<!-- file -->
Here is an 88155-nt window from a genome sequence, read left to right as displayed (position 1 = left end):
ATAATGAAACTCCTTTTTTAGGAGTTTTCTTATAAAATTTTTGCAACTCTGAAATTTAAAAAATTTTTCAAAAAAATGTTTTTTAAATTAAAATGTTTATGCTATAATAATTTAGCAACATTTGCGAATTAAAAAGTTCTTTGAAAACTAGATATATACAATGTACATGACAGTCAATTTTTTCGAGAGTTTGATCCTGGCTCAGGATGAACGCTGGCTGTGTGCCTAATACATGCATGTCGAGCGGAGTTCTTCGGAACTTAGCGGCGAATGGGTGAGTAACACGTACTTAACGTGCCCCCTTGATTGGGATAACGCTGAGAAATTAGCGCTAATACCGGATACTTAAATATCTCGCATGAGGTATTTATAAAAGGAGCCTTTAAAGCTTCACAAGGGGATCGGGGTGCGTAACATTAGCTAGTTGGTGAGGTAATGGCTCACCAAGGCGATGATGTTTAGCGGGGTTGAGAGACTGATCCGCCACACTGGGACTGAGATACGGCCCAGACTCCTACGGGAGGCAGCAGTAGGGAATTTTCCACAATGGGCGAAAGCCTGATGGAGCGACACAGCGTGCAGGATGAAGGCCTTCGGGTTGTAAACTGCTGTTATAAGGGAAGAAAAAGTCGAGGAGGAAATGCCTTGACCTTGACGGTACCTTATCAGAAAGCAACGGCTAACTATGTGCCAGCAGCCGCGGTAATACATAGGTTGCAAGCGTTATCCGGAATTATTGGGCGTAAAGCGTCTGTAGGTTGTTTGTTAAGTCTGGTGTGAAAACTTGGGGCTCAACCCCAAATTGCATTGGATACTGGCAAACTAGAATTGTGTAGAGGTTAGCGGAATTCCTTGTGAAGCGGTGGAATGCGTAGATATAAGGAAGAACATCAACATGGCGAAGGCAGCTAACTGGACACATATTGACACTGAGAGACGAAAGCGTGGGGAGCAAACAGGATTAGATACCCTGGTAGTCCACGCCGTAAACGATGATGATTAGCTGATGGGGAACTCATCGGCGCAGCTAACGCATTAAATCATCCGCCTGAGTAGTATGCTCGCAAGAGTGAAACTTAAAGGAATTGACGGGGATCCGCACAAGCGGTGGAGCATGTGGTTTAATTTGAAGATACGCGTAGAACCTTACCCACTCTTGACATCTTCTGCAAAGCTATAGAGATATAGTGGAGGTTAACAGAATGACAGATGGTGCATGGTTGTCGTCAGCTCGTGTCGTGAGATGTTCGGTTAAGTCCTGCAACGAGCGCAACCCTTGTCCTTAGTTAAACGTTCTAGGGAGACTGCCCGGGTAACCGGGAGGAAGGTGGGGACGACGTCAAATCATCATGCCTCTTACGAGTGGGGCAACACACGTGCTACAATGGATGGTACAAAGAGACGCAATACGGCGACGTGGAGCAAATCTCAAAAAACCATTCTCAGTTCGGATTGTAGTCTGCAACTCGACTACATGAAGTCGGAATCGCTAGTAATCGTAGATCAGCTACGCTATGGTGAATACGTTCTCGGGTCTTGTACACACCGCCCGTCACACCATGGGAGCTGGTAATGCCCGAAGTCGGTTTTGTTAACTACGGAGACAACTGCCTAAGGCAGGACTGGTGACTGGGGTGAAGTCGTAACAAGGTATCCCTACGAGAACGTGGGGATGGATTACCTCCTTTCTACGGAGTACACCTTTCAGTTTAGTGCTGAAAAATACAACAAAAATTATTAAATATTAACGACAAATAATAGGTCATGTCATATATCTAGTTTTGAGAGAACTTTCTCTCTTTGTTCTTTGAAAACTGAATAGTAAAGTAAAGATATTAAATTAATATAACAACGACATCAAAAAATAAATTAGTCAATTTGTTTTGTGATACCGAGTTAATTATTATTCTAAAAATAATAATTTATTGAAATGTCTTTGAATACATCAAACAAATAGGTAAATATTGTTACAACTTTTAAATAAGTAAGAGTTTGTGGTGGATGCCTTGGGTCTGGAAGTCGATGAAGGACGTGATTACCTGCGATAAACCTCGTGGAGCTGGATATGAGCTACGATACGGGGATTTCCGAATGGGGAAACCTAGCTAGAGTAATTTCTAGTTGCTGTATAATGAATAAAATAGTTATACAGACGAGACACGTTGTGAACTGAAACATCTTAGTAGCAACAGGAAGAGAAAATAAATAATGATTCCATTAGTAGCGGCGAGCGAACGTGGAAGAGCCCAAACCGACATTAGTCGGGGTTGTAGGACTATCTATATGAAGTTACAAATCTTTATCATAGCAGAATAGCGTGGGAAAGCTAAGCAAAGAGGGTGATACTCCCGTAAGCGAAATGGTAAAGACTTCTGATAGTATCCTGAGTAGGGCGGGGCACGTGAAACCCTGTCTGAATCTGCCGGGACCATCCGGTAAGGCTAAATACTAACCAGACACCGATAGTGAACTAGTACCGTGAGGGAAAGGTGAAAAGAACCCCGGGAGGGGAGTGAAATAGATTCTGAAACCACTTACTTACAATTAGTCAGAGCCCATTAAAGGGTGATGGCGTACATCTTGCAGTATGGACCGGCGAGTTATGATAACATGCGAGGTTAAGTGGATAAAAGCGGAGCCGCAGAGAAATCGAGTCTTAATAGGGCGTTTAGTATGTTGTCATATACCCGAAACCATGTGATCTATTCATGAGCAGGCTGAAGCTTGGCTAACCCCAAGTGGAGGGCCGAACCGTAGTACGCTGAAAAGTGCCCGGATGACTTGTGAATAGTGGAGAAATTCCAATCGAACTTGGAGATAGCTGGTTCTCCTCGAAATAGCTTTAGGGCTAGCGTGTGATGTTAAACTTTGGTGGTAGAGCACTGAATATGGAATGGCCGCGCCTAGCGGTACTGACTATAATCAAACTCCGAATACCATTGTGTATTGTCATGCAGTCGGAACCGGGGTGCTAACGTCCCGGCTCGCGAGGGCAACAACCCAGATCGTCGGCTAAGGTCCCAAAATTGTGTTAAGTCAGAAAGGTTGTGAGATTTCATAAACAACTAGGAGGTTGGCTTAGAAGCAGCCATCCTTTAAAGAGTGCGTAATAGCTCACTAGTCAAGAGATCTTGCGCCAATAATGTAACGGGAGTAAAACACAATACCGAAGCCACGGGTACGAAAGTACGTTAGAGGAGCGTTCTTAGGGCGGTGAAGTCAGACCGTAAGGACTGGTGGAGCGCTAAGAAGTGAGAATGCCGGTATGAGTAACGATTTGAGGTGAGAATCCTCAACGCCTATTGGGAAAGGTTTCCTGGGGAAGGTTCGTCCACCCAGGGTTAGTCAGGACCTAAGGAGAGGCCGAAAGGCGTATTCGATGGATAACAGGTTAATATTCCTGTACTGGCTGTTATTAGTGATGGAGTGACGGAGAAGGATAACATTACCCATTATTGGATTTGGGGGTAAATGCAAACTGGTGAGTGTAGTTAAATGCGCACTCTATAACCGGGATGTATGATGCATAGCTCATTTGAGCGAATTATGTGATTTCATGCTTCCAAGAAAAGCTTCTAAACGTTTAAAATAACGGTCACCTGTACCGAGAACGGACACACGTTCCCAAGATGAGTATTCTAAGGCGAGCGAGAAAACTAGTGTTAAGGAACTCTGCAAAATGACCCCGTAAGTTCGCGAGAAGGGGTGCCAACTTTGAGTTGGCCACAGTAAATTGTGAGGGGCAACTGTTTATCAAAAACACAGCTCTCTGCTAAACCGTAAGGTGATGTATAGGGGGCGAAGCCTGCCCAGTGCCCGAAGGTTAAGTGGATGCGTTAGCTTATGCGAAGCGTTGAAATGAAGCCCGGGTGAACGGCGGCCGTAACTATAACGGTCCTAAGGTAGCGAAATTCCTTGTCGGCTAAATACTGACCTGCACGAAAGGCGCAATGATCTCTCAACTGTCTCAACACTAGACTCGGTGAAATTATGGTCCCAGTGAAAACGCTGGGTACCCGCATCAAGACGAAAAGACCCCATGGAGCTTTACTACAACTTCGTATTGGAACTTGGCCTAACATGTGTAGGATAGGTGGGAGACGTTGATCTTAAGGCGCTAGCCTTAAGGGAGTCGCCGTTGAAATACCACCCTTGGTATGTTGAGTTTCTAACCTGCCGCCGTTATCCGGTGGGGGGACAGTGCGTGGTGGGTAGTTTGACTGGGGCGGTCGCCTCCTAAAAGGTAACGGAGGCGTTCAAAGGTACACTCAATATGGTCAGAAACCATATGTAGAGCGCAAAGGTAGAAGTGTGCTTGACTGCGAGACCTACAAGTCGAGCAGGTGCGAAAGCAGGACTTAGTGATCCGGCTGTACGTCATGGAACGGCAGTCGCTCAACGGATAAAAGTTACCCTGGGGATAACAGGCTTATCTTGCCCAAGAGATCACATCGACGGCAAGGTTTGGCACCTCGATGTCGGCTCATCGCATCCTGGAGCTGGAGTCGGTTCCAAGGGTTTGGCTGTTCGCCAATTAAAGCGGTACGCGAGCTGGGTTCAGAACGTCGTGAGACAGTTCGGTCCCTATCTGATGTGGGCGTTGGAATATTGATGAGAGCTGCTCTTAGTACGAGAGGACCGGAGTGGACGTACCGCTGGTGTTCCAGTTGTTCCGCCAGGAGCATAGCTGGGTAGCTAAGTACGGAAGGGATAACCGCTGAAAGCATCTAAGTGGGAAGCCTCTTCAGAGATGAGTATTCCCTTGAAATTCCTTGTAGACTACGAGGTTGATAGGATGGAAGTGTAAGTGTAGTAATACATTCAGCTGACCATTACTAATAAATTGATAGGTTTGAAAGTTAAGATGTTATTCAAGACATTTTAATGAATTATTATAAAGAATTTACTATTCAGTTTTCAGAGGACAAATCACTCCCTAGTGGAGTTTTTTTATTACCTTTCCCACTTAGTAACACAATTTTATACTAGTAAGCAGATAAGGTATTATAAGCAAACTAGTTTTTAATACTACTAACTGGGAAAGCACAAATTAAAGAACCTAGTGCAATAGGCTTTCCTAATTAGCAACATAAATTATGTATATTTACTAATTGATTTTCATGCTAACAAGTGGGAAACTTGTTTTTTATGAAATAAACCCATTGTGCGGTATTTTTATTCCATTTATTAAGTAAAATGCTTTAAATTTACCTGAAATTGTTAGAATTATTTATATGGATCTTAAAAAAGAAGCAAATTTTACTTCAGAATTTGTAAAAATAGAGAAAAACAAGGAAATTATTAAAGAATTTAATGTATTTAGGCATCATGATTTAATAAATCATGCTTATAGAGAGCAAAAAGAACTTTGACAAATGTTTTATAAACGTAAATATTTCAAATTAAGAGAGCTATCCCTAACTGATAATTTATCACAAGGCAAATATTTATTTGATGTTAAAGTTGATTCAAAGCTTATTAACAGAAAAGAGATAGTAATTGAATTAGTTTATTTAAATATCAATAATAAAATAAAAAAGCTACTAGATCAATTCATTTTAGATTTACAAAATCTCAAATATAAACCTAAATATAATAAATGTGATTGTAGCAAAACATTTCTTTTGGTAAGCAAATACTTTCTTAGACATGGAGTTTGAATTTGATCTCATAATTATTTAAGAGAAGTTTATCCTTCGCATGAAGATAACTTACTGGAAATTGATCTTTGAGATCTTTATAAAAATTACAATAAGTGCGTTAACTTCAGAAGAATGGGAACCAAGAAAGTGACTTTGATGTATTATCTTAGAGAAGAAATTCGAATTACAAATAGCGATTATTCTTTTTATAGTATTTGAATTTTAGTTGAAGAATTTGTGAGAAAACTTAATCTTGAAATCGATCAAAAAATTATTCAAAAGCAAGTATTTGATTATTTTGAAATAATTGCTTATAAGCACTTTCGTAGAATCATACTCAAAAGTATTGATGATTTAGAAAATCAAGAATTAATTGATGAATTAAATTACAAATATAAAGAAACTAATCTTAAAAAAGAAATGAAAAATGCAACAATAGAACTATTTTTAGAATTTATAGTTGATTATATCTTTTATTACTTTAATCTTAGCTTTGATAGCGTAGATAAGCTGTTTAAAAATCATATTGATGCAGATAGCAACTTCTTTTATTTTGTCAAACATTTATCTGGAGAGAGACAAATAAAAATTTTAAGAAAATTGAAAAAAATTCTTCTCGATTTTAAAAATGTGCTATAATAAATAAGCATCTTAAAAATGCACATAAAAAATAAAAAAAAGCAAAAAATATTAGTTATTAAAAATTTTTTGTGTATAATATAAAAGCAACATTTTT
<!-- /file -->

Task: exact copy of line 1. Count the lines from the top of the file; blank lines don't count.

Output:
Here is an 88155-nt window from a genome sequence, read left to right as displayed (position 1 = left end):